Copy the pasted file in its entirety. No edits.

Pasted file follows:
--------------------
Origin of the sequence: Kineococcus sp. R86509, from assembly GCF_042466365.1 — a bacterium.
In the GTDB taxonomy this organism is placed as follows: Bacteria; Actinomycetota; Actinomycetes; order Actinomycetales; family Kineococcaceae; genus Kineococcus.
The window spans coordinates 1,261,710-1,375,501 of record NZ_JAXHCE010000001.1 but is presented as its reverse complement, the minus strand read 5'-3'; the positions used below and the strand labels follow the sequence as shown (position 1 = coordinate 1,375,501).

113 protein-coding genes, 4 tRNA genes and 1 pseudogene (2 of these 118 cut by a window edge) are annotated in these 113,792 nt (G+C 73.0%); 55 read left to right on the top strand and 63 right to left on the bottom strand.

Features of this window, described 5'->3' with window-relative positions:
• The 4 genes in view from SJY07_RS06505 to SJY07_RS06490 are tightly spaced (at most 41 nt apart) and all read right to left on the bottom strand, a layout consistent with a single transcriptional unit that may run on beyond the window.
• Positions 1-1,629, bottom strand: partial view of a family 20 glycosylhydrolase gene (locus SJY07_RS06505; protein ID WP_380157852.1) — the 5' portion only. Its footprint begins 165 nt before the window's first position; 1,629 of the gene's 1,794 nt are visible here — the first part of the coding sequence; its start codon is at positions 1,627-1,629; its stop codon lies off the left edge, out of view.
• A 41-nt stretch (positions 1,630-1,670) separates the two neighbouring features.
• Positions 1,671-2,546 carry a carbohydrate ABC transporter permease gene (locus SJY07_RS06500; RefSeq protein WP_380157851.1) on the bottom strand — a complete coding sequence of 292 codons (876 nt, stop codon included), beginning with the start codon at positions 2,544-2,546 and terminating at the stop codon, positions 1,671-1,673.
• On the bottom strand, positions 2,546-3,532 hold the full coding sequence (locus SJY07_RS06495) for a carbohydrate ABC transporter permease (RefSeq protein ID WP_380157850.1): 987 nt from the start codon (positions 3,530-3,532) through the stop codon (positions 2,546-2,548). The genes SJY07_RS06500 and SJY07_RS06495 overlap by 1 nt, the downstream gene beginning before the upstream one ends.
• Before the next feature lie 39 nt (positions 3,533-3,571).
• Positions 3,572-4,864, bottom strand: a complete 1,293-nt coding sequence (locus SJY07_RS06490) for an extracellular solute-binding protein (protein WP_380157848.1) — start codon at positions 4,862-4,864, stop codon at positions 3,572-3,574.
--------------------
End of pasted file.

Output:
Origin of the sequence: Kineococcus sp. R86509, from assembly GCF_042466365.1 — a bacterium.
In the GTDB taxonomy this organism is placed as follows: Bacteria; Actinomycetota; Actinomycetes; order Actinomycetales; family Kineococcaceae; genus Kineococcus.
The window spans coordinates 1,261,710-1,375,501 of record NZ_JAXHCE010000001.1 but is presented as its reverse complement, the minus strand read 5'-3'; the positions used below and the strand labels follow the sequence as shown (position 1 = coordinate 1,375,501).

113 protein-coding genes, 4 tRNA genes and 1 pseudogene (2 of these 118 cut by a window edge) are annotated in these 113,792 nt (G+C 73.0%); 55 read left to right on the top strand and 63 right to left on the bottom strand.

Features of this window, described 5'->3' with window-relative positions:
• The 4 genes in view from SJY07_RS06505 to SJY07_RS06490 are tightly spaced (at most 41 nt apart) and all read right to left on the bottom strand, a layout consistent with a single transcriptional unit that may run on beyond the window.
• Positions 1-1,629, bottom strand: partial view of a family 20 glycosylhydrolase gene (locus SJY07_RS06505; protein ID WP_380157852.1) — the 5' portion only. Its footprint begins 165 nt before the window's first position; 1,629 of the gene's 1,794 nt are visible here — the first part of the coding sequence; its start codon is at positions 1,627-1,629; its stop codon lies off the left edge, out of view.
• A 41-nt stretch (positions 1,630-1,670) separates the two neighbouring features.
• Positions 1,671-2,546 carry a carbohydrate ABC transporter permease gene (locus SJY07_RS06500; RefSeq protein WP_380157851.1) on the bottom strand — a complete coding sequence of 292 codons (876 nt, stop codon included), beginning with the start codon at positions 2,544-2,546 and terminating at the stop codon, positions 1,671-1,673.
• On the bottom strand, positions 2,546-3,532 hold the full coding sequence (locus SJY07_RS06495) for a carbohydrate ABC transporter permease (RefSeq protein ID WP_380157850.1): 987 nt from the start codon (positions 3,530-3,532) through the stop codon (positions 2,546-2,548). The genes SJY07_RS06500 and SJY07_RS06495 overlap by 1 nt, the downstream gene beginning before the upstream one ends.
• Before the next feature lie 39 nt (positions 3,533-3,571).
• Positions 3,572-4,864, bottom strand: a complete 1,293-nt coding sequence (locus SJY07_RS06490) for an extracellular solute-binding protein (protein WP_380157848.1) — start codon at positions 4,862-4,864, stop codon at positions 3,572-3,574.